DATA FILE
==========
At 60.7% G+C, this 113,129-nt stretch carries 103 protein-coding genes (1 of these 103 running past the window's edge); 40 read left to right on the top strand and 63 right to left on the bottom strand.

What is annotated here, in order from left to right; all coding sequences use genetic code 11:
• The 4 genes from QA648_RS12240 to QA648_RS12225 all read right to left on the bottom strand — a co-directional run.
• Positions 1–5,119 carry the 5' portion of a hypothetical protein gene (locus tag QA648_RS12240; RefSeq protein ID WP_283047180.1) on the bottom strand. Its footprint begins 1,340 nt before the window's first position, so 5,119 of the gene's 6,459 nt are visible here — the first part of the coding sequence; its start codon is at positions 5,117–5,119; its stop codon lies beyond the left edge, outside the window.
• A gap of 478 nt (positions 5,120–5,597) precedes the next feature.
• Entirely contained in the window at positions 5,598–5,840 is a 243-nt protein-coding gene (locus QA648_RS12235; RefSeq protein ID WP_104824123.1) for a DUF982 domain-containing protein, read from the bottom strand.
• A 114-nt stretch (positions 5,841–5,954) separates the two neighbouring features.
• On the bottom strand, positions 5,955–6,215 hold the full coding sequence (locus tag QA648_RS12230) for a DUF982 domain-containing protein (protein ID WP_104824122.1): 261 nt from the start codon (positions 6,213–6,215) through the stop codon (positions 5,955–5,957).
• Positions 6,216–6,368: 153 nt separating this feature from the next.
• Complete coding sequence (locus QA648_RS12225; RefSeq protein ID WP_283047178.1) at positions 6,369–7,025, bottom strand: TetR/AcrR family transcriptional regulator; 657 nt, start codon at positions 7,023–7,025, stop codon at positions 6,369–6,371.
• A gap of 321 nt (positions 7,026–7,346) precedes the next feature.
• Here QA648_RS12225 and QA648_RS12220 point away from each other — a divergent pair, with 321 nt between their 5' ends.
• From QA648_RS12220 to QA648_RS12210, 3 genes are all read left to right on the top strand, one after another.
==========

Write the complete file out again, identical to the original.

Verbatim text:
At 60.7% G+C, this 113,129-nt stretch carries 103 protein-coding genes (1 of these 103 running past the window's edge); 40 read left to right on the top strand and 63 right to left on the bottom strand.

What is annotated here, in order from left to right; all coding sequences use genetic code 11:
• The 4 genes from QA648_RS12240 to QA648_RS12225 all read right to left on the bottom strand — a co-directional run.
• Positions 1–5,119 carry the 5' portion of a hypothetical protein gene (locus tag QA648_RS12240; RefSeq protein ID WP_283047180.1) on the bottom strand. Its footprint begins 1,340 nt before the window's first position, so 5,119 of the gene's 6,459 nt are visible here — the first part of the coding sequence; its start codon is at positions 5,117–5,119; its stop codon lies beyond the left edge, outside the window.
• A gap of 478 nt (positions 5,120–5,597) precedes the next feature.
• Entirely contained in the window at positions 5,598–5,840 is a 243-nt protein-coding gene (locus QA648_RS12235; RefSeq protein ID WP_104824123.1) for a DUF982 domain-containing protein, read from the bottom strand.
• A 114-nt stretch (positions 5,841–5,954) separates the two neighbouring features.
• On the bottom strand, positions 5,955–6,215 hold the full coding sequence (locus tag QA648_RS12230) for a DUF982 domain-containing protein (protein ID WP_104824122.1): 261 nt from the start codon (positions 6,213–6,215) through the stop codon (positions 5,955–5,957).
• Positions 6,216–6,368: 153 nt separating this feature from the next.
• Complete coding sequence (locus QA648_RS12225; RefSeq protein ID WP_283047178.1) at positions 6,369–7,025, bottom strand: TetR/AcrR family transcriptional regulator; 657 nt, start codon at positions 7,023–7,025, stop codon at positions 6,369–6,371.
• A gap of 321 nt (positions 7,026–7,346) precedes the next feature.
• Here QA648_RS12225 and QA648_RS12220 point away from each other — a divergent pair, with 321 nt between their 5' ends.
• From QA648_RS12220 to QA648_RS12210, 3 genes are all read left to right on the top strand, one after another.